Silencer Shop Announces The Return Of Dead Air Armament

Last year we had the pleasure of an extended interview with Mike Pappas and Gary Hughes of MOD Outfitters – a creative outlet for the pair’s public facing silencer company Dead Air Armament. Along with designer/engineer Todd Magee, they have brought sought after features and attachments to the rapidly growing silencer market. Besides our talk about suppressors and AKs, we discussed the business relationship with powerhouse NFA distributor Silencer Shop.

MOD Outfitters And Dead Air @ TFB June 2016:

We spent most of the interview laughing, joking around and talking about strictly fun stuff, but I did want to ask about the Dead Air – Silencer Shop history and (possible) future. If you don’t already know, Silencer Shop was once a distributor for Dead Air Armament products. “It was strictly a difference in the way both companies do business,” said Pappas. “We are still friends with all the guys at Silencer Shop and wish them nothing but the best.” The way it stands now, Pappas doesn’t see Dead Air products returning to Silencer Shop’s distribution network.

Luckily for both the industry and consumers alike, times are changing. As of yesterday, the complete Dead Air product catalog is now available for purchase through the Silencer Shop system. The details of the deal that brought the companies back together are private (and frankly not important) but it gives the consumer access to arguably the most efficient process to purchase Dead Air silencers.

In addition, rumors are flying about a soon-to-be announced new Dead Air silencer release; hopefully I will be back soon with additional details.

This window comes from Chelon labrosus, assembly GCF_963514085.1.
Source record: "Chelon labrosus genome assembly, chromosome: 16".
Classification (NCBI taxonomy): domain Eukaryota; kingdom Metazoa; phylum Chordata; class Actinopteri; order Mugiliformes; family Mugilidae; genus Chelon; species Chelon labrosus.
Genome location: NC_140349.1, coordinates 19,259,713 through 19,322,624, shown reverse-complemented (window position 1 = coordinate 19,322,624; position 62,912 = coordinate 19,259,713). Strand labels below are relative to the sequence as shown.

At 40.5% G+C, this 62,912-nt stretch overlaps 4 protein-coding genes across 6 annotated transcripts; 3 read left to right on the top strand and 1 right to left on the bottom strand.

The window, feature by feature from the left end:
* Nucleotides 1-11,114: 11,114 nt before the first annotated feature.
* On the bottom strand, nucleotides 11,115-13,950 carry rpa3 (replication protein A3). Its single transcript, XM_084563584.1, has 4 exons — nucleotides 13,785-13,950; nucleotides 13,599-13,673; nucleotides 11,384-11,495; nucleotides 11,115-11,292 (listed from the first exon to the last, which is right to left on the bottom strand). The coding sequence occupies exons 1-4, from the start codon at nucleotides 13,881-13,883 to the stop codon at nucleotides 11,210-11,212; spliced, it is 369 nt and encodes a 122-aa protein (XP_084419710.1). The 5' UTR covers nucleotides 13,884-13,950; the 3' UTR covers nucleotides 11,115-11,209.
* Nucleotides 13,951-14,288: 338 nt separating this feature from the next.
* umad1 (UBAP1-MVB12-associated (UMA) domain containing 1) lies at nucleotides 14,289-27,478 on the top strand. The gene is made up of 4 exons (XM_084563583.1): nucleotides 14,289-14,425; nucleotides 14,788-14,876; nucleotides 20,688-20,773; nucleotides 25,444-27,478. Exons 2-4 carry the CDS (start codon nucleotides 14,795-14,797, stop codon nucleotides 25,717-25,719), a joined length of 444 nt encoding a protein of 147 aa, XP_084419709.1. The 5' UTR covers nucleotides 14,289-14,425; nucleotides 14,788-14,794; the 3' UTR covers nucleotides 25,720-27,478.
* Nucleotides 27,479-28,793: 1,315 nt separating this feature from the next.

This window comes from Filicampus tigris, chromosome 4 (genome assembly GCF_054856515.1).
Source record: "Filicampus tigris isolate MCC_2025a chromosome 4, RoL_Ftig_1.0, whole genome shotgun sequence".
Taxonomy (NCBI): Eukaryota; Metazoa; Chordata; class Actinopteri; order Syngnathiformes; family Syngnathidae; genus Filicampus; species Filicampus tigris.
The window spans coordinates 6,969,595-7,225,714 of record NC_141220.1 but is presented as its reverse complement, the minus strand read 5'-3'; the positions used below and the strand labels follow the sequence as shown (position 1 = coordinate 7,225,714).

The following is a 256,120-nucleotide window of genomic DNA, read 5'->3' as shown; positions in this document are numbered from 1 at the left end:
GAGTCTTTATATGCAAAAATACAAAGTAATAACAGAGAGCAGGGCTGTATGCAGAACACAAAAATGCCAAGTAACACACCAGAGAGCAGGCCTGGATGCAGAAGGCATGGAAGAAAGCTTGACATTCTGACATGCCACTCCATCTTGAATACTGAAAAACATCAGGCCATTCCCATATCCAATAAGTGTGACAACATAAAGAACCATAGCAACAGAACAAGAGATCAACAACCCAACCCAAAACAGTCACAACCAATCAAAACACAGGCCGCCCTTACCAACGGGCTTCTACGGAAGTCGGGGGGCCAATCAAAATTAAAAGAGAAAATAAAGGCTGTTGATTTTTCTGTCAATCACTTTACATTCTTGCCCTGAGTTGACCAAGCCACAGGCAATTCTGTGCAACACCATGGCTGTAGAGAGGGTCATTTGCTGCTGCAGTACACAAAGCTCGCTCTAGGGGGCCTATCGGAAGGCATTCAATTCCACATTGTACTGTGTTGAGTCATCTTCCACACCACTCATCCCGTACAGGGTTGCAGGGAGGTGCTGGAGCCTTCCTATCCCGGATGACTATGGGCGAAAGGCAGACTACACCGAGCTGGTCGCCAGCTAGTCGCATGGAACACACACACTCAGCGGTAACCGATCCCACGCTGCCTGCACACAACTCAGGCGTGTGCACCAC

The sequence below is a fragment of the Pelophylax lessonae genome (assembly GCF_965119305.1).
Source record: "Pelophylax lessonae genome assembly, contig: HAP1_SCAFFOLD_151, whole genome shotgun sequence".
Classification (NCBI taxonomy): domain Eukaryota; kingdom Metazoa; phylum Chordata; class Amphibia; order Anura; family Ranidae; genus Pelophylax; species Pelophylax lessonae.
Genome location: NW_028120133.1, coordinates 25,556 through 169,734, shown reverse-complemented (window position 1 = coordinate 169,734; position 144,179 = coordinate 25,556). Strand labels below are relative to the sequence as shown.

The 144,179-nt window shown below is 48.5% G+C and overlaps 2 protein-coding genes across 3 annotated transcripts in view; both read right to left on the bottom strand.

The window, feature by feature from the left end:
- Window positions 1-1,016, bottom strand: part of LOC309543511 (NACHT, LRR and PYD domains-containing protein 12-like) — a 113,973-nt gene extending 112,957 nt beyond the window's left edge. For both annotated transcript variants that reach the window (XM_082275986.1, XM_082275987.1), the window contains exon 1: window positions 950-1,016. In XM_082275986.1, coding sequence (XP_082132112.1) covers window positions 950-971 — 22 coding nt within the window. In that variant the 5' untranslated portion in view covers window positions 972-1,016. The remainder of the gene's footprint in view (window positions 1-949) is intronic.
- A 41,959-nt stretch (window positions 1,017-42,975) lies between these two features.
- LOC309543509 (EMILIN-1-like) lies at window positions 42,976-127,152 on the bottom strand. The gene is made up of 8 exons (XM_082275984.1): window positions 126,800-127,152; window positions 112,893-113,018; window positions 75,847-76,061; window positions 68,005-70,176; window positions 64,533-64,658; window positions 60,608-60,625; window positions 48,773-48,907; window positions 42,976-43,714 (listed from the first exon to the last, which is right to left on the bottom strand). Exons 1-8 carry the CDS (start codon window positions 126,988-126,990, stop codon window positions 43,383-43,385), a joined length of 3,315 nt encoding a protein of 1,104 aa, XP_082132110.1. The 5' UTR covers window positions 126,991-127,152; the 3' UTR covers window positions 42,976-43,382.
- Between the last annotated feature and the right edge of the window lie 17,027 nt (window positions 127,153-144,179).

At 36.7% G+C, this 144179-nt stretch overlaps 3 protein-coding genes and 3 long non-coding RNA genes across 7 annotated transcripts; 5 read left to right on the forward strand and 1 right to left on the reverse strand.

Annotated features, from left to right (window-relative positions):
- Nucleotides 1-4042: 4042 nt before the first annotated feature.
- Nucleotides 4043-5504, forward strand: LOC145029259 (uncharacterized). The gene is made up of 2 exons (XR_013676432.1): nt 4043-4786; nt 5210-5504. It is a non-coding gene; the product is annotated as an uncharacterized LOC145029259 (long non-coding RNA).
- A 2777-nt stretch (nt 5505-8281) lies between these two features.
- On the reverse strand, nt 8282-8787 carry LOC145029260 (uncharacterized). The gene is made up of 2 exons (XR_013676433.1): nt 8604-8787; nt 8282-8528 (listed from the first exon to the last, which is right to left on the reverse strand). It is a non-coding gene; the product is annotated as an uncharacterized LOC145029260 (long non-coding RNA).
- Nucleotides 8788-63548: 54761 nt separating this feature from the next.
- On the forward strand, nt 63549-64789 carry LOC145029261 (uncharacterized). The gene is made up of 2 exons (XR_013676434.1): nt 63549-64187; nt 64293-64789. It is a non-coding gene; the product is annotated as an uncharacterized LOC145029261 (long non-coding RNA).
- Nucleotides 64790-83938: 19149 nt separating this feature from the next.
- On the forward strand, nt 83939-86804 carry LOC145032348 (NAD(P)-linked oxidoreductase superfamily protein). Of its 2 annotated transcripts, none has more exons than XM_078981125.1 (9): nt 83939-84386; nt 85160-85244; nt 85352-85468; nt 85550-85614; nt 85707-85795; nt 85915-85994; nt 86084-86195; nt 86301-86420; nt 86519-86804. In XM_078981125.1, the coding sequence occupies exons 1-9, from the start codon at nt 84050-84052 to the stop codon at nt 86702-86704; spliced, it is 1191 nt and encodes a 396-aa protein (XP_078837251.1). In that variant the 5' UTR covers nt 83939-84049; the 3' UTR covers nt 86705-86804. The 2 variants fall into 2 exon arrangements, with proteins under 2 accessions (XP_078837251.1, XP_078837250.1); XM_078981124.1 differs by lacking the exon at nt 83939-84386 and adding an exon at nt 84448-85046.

Photos courtesy of Gary Hughes and Mike Pappas.

Silencer Shop

Silencer Shop

Dead Air Armament 


LE – Science – OSINT.
On a mission to make all of my guns as quiet as possible.
Twitter: @gunboxready
Instagram: @tfb_pete


  • JumpIf NotZero

    Translation: No one is making money on silencers right now, can’t afford to be enemies.

    • TheUnspoken

      Nothing wrong with that, silencershop with my local powered by dealer is both cheaper and easier; all the other shops’ local to me have sky high prices for the limited available stock and high NFA transfer fees if I wanted to transfer in from another dealer. My dealer likes it too, he would rather just store them and get his SS payment than stock a bunch of inventory and handle paperwork.

    • Pete – TFB Writer

      Negativity… how surprising

      • JumpIf NotZero

        Really? That- is negative to you?

        Ok. Maybe you’re right and the silencer industry is just booming right now.

        • Pete – TFB Writer

          I retract. It sounded a lot more negative in my head. I probably shouldn’t respond when exhausted.

      • Giolli Joker

        More like cynicism.
        Probably well motivated in this case.

  • Big.Little.Kid

    I NEED a PBS-1. Like bad. This is not good for my wallet.

    • PK

      Depending on your mechanical ability and toolset, they’re dead simple to make. Very basic internals, not the quietest or the lightest, but very functional.

      Extremely Russian, in other words.

      • Big.Little.Kid

        I’ll just file the form 4 and let the professionals handle it for me, lol.

        • PK

          Fair enough, I just wanted to mention the option.

      • 8166PC1

        If they’re so simple to make then why doesn’t every gun owner in America have them? I think this idea of people conjuring up effective suppressors in their garage is more fiction than reality.

        • PK

          The reason is the $200 tax, I expect. As far as being simple, the baffles are very primitive flat geometry. No K, no M, nothing. Just your basic rod spaced flat baffle can.